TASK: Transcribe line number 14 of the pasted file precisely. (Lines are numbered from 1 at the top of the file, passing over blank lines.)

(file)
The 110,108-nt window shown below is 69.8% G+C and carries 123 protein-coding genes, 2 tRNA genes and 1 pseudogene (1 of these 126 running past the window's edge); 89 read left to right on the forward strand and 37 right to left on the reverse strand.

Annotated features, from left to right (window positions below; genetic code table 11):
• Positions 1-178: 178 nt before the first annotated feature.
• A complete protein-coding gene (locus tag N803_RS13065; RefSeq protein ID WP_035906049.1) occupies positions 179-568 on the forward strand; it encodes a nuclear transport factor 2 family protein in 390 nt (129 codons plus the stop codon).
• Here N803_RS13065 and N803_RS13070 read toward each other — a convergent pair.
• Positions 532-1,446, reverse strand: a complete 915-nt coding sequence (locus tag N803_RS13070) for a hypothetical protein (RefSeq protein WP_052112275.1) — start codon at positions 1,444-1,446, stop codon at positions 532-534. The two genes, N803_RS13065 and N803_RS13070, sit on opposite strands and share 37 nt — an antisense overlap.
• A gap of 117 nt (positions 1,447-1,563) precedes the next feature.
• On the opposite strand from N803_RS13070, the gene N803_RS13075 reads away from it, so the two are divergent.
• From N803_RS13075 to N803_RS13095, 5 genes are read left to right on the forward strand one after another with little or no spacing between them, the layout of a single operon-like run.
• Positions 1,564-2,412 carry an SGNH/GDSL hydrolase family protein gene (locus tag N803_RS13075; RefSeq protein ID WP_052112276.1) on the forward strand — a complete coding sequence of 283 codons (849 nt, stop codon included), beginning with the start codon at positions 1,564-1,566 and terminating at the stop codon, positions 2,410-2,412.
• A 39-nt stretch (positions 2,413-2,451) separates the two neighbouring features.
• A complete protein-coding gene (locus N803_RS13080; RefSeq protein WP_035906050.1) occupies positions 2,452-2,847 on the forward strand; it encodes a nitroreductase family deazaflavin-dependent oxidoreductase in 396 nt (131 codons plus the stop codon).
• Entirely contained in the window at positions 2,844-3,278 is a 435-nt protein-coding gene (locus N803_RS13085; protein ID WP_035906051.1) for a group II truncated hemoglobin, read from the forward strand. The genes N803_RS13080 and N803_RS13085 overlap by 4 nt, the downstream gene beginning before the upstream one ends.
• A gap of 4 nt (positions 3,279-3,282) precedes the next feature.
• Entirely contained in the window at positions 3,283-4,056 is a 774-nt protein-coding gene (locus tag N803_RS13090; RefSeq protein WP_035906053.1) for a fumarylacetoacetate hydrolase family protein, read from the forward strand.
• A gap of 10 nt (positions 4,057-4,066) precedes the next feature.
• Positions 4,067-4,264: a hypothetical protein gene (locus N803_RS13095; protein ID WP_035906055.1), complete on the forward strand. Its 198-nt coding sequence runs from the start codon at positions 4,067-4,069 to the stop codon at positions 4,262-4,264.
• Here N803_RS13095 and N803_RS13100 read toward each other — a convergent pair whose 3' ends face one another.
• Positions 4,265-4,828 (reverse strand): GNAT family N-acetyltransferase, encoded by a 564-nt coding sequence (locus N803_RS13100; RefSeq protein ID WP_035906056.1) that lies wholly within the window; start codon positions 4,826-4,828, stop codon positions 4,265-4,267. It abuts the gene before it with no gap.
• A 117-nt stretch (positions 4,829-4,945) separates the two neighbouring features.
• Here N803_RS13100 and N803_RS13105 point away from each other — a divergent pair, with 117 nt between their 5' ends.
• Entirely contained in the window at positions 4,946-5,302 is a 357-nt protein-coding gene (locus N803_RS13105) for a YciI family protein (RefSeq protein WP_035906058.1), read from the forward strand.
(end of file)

• A gap of 4 nt (positions 3,279-3,282) precedes the next feature.